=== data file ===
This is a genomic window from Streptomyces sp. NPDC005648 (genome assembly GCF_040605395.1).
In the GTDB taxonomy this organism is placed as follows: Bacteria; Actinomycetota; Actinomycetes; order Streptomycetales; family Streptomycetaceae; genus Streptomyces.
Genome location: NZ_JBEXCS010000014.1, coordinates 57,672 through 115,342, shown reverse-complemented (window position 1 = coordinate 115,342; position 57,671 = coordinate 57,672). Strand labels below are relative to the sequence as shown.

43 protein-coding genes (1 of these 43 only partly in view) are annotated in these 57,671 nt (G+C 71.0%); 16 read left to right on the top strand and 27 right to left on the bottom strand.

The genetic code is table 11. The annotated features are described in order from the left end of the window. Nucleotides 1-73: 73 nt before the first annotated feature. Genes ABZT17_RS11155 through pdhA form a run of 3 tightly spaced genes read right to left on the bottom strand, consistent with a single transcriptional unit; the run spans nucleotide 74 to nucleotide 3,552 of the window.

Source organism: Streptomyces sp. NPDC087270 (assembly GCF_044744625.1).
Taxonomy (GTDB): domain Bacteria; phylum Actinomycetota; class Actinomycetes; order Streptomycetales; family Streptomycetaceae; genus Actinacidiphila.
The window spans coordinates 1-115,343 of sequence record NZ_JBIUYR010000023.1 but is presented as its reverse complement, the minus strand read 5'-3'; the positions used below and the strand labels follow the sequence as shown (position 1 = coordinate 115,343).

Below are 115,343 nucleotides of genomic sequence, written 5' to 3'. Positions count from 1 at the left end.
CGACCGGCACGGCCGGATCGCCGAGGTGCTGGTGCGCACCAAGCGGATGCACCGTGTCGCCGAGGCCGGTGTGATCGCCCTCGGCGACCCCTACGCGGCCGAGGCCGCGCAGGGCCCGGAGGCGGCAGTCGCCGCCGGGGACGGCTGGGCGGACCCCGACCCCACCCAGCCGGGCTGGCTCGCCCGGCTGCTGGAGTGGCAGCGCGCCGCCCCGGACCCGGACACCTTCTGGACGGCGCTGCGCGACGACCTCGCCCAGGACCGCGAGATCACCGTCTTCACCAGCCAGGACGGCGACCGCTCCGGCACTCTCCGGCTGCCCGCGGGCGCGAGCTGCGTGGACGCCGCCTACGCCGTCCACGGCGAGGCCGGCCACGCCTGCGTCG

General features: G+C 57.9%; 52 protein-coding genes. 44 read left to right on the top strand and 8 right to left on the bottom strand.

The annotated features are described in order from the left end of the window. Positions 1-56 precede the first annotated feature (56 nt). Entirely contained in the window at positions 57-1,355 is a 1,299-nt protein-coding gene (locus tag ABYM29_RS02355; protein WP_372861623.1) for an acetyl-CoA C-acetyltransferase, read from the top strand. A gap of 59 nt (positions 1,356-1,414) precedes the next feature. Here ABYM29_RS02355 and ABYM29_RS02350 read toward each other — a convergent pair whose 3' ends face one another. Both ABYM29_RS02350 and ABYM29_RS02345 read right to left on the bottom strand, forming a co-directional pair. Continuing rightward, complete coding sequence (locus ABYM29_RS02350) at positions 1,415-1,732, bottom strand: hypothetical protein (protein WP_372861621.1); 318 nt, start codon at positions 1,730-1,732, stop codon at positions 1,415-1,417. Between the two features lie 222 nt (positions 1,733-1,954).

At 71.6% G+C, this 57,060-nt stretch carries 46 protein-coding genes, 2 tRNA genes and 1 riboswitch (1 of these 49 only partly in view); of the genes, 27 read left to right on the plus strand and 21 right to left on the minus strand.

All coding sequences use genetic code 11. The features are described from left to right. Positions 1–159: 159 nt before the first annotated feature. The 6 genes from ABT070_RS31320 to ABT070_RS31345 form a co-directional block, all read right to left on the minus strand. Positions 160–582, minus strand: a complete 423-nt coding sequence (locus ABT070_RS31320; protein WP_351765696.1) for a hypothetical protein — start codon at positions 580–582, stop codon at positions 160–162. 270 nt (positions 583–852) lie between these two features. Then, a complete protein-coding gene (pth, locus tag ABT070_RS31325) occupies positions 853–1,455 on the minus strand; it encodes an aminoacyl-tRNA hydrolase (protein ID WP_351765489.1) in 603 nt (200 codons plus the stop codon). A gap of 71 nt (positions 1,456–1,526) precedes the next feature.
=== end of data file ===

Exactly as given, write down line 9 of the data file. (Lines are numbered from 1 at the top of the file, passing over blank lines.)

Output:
Below are 115,343 nucleotides of genomic sequence, written 5' to 3'. Positions count from 1 at the left end.